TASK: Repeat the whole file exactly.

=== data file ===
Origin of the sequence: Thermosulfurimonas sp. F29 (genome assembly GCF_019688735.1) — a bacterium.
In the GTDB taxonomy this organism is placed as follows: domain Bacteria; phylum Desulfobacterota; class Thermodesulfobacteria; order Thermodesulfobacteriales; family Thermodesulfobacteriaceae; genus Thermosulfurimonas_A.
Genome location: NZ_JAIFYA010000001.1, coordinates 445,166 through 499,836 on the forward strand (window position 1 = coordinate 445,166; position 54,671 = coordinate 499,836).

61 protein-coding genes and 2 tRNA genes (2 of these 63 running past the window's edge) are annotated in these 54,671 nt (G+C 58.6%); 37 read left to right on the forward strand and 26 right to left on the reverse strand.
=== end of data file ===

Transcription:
Origin of the sequence: Thermosulfurimonas sp. F29 (genome assembly GCF_019688735.1) — a bacterium.
In the GTDB taxonomy this organism is placed as follows: domain Bacteria; phylum Desulfobacterota; class Thermodesulfobacteria; order Thermodesulfobacteriales; family Thermodesulfobacteriaceae; genus Thermosulfurimonas_A.
Genome location: NZ_JAIFYA010000001.1, coordinates 445,166 through 499,836 on the forward strand (window position 1 = coordinate 445,166; position 54,671 = coordinate 499,836).

61 protein-coding genes and 2 tRNA genes (2 of these 63 running past the window's edge) are annotated in these 54,671 nt (G+C 58.6%); 37 read left to right on the forward strand and 26 right to left on the reverse strand.